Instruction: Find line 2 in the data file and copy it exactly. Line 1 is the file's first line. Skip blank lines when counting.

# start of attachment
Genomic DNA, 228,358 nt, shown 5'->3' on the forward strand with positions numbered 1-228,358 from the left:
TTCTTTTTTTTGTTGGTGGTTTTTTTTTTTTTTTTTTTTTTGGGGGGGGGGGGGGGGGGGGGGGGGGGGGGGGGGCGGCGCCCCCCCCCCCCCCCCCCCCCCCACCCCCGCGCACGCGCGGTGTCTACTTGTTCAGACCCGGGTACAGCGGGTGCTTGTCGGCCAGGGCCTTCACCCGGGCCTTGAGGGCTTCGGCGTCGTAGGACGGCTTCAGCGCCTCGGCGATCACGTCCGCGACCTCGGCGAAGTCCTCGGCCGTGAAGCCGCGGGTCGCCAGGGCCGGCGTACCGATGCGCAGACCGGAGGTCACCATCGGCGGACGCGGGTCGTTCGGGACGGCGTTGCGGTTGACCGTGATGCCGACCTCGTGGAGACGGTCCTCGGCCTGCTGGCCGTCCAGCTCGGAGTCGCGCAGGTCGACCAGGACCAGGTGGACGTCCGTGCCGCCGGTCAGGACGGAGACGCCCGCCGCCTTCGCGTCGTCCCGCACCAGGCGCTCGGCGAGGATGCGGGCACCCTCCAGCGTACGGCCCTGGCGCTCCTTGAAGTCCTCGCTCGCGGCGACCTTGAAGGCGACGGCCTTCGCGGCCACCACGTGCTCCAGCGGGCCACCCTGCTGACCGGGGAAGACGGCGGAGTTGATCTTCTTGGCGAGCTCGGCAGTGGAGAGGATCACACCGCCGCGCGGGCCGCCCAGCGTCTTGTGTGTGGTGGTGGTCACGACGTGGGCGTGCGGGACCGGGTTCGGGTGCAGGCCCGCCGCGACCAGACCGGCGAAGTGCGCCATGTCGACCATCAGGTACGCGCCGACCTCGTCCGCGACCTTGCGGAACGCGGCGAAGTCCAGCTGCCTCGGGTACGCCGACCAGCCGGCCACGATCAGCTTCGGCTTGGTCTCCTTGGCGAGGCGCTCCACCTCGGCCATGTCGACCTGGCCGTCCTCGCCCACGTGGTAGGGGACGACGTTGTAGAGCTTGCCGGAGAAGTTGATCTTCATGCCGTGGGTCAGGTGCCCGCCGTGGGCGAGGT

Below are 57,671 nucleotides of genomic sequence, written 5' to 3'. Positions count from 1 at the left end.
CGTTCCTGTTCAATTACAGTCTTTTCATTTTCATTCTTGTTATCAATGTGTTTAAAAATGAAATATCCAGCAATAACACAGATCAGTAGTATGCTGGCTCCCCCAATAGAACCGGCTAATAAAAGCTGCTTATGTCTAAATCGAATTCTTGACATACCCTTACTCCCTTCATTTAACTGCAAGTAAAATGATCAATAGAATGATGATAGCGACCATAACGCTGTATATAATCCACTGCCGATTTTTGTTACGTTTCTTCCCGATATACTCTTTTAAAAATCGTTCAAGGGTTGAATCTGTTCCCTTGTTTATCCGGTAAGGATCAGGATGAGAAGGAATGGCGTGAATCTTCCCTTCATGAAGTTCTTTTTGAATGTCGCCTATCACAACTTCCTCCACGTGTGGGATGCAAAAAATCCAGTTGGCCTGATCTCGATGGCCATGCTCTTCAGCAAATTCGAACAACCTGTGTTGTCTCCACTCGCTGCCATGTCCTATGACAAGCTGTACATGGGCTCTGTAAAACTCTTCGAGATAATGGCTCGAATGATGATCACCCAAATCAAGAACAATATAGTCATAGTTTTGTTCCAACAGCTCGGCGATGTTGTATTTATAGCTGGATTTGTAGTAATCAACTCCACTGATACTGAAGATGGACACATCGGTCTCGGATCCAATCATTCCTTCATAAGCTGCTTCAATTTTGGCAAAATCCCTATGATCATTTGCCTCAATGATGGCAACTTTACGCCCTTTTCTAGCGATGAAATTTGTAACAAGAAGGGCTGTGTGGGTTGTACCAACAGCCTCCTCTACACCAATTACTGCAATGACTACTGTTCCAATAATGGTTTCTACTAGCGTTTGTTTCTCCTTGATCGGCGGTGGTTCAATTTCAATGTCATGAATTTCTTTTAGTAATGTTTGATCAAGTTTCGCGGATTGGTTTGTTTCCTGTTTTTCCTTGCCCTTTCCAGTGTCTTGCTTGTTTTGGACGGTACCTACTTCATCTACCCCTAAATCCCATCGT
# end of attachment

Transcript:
TTCTTTTTTTTGTTGGTGGTTTTTTTTTTTTTTTTTTTTTTGGGGGGGGGGGGGGGGGGGGGGGGGGGGGGGGGGCGGCGCCCCCCCCCCCCCCCCCCCCCCCACCCCCGCGCACGCGCGGTGTCTACTTGTTCAGACCCGGGTACAGCGGGTGCTTGTCGGCCAGGGCCTTCACCCGGGCCTTGAGGGCTTCGGCGTCGTAGGACGGCTTCAGCGCCTCGGCGATCACGTCCGCGACCTCGGCGAAGTCCTCGGCCGTGAAGCCGCGGGTCGCCAGGGCCGGCGTACCGATGCGCAGACCGGAGGTCACCATCGGCGGACGCGGGTCGTTCGGGACGGCGTTGCGGTTGACCGTGATGCCGACCTCGTGGAGACGGTCCTCGGCCTGCTGGCCGTCCAGCTCGGAGTCGCGCAGGTCGACCAGGACCAGGTGGACGTCCGTGCCGCCGGTCAGGACGGAGACGCCCGCCGCCTTCGCGTCGTCCCGCACCAGGCGCTCGGCGAGGATGCGGGCACCCTCCAGCGTACGGCCCTGGCGCTCCTTGAAGTCCTCGCTCGCGGCGACCTTGAAGGCGACGGCCTTCGCGGCCACCACGTGCTCCAGCGGGCCACCCTGCTGACCGGGGAAGACGGCGGAGTTGATCTTCTTGGCGAGCTCGGCAGTGGAGAGGATCACACCGCCGCGCGGGCCGCCCAGCGTCTTGTGTGTGGTGGTGGTCACGACGTGGGCGTGCGGGACCGGGTTCGGGTGCAGGCCCGCCGCGACCAGACCGGCGAAGTGCGCCATGTCGACCATCAGGTACGCGCCGACCTCGTCCGCGACCTTGCGGAACGCGGCGAAGTCCAGCTGCCTCGGGTACGCCGACCAGCCGGCCACGATCAGCTTCGGCTTGGTCTCCTTGGCGAGGCGCTCCACCTCGGCCATGTCGACCTGGCCGTCCTCGCCCACGTGGTAGGGGACGACGTTGTAGAGCTTGCCGGAGAAGTTGATCTTCATGCCGTGGGTCAGGTGCCCGCCGTGGGCGAGGT